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Periodontal disease, a chronic bacterial infection, can lead to a higher incidence of bacteria in the bloodstream, circulating to various organs of the body. These bacteria can cause an increase in clot formation in arteries and tissues. Those with periodontal disease are at an even higher risk for this to occur.
Periodontal disease occurs when an infection of the gum and/or bone surrounds the tooth. Because the disease is painless, most patients are not aware that they have a problem until examined by our dentist, Dr. Rene Cabrera. With a healthy tooth, the root is formed in the jawbone with strong ligaments. This keeps the tooth tightly attached to the bone. The gums protect the bone from bacteria constantly present in the mouth. When healthy, the gum edge is higher than the fiber attachment. In turn, a space is formed around the tooth.
We all have bacteria in our saliva continuously. When these bacteria collect on all surfaces, plaque forms. If the plaque in the space underneath the gum edge is not removed, infection may occur. The longer that plaque remains on a tooth, the more problems it can cause. Once it hardens, it becomes what’s known as tartar (calculus) and must be dislodged.
Initially, the pocket depth of the affected gum is typically only slightly deepened. To remove any calculus that has formed, scaling and root planing are done. In order to prevent discomfort, we may numb the gums to protect the tender pockets. Patients must maintain good oral habits following the procedure to keep plaque from reforming. Your oral health will return as soon as the healing gum builds back up around the tooth.
Swollen gums that fail to shrink back to normal must be corrected with a gingivectomy. Patients will experience the same issue if this procedure is not performed.
Actual bone loss takes place in more moderate cases, where the pockets are 5-7 mm in depth. Flap surgery is usually the procedure of choice because of the difficulty in reaching the bottom of the pocket with scaling and root planing.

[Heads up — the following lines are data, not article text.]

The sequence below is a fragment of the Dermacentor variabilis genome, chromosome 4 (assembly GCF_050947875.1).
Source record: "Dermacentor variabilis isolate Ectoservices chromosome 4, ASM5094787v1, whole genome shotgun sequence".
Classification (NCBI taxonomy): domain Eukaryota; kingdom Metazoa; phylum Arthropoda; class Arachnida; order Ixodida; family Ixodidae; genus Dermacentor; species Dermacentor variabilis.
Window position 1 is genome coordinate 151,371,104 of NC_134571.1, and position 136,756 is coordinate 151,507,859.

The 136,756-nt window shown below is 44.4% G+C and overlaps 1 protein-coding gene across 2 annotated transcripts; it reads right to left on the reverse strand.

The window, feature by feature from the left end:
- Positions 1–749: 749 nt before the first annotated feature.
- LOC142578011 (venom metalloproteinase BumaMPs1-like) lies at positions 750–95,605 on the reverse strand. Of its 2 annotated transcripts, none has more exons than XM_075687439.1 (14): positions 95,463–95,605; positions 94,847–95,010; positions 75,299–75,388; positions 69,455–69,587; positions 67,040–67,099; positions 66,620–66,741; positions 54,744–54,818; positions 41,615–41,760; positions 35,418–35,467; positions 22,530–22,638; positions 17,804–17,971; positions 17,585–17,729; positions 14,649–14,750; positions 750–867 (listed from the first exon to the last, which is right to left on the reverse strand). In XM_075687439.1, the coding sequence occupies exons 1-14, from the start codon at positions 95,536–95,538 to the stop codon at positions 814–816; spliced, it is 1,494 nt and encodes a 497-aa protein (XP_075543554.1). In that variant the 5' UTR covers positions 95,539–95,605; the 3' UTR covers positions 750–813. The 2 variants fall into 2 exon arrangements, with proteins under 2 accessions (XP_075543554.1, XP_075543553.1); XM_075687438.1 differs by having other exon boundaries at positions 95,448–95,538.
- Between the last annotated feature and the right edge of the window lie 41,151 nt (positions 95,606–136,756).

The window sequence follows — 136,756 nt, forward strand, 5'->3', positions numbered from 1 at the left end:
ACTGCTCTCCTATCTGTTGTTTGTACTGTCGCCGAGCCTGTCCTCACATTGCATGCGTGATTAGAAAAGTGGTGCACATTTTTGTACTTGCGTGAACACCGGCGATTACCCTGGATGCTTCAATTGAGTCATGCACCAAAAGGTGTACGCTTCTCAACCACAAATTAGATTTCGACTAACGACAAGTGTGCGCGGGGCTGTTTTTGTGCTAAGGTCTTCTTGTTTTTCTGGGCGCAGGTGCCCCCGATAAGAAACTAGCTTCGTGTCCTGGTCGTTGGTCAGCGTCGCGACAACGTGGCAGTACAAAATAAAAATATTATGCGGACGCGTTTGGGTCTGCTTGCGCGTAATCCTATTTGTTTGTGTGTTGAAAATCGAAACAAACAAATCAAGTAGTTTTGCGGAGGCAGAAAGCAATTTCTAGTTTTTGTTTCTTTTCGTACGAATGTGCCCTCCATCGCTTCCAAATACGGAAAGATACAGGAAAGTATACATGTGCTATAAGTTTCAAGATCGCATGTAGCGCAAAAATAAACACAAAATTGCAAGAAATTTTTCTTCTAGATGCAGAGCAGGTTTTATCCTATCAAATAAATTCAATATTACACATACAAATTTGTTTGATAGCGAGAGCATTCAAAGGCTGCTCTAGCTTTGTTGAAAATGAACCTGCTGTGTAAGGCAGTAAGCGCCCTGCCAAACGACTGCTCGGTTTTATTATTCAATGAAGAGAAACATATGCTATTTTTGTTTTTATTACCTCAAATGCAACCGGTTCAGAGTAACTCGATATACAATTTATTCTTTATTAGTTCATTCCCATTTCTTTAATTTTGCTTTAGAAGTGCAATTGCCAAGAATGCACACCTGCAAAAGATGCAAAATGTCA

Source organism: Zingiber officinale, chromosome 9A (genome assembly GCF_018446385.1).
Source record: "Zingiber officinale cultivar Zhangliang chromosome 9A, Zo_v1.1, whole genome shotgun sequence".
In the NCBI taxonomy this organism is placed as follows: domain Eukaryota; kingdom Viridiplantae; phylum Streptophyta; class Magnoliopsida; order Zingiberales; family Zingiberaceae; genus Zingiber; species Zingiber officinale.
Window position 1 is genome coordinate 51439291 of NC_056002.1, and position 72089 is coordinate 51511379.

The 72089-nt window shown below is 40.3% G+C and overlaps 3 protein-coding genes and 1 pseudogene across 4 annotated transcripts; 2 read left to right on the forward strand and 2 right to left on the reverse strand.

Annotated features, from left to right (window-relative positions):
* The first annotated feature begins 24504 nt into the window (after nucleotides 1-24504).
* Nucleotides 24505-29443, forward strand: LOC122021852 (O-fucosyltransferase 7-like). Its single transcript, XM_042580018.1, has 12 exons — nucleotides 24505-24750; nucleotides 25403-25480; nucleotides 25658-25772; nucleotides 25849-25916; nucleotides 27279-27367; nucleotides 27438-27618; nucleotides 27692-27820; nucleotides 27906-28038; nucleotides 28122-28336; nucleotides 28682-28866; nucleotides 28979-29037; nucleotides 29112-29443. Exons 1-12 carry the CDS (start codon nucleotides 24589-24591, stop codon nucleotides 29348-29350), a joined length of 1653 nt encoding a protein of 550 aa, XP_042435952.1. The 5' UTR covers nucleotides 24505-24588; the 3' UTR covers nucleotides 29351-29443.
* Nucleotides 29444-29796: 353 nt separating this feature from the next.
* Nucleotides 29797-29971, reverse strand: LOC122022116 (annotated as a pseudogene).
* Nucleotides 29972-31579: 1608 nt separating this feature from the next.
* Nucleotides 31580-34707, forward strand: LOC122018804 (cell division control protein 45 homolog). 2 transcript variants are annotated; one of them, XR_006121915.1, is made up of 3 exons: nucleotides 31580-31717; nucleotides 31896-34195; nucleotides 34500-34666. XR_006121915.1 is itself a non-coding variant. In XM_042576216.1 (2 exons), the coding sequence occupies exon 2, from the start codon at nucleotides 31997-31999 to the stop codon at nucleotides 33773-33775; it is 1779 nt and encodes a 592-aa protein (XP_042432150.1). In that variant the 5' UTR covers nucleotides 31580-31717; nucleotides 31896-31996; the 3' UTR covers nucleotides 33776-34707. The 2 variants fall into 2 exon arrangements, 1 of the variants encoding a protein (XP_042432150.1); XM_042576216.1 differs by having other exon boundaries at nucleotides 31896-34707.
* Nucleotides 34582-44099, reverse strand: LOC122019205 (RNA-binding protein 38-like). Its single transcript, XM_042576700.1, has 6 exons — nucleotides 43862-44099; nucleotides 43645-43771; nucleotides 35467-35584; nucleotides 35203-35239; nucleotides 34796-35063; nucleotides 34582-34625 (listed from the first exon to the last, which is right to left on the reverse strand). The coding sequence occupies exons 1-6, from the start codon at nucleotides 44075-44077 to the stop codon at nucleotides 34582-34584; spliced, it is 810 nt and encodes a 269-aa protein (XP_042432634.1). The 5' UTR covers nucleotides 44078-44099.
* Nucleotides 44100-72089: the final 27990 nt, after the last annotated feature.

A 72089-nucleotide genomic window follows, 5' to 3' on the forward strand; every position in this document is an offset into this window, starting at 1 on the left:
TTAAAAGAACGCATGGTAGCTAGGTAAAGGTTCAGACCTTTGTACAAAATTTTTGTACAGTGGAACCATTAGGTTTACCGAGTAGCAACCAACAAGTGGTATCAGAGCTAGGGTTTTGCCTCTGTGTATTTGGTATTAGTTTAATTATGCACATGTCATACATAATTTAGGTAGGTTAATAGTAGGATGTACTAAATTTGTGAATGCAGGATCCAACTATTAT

Health considerations that may affect susceptibility to periodontal disease.
Smoking – A host factor that can be altered, smoking greatly increases the risk of disease.
Diabetes – If not properly controlled, diabetes increases disease risk.
Stress – Long-term stress may have an adverse effect on how the disease is managed.
Hormones – Increased estrogen levels connect with an increase in gingival inflammation.
Medications – Gum overgrowth may be caused by Dilantin and some heart medications.
Genetics – Nearly 25 percent of the population is susceptible to periodontal disease. We can now conduct a test for genetic susceptibility.
Scaling and Root Planing. A deep cleaning, also known as scaling and root planing, may be suggested if you have developed excessive plaque and tartar below the gum line. This treatment is needed to help heal periodontal disease. The procedure removes plaque and tartar from below the gum line to the bottom of each periodontal pocket. The tooth’s root surfaces are cleaned and smoothed. In some cases the dentist may indicate Arestin. This is a localized antibiotic that is easily placed in conjunction with root planing and scaling to help treat periodontal disease and promote healing.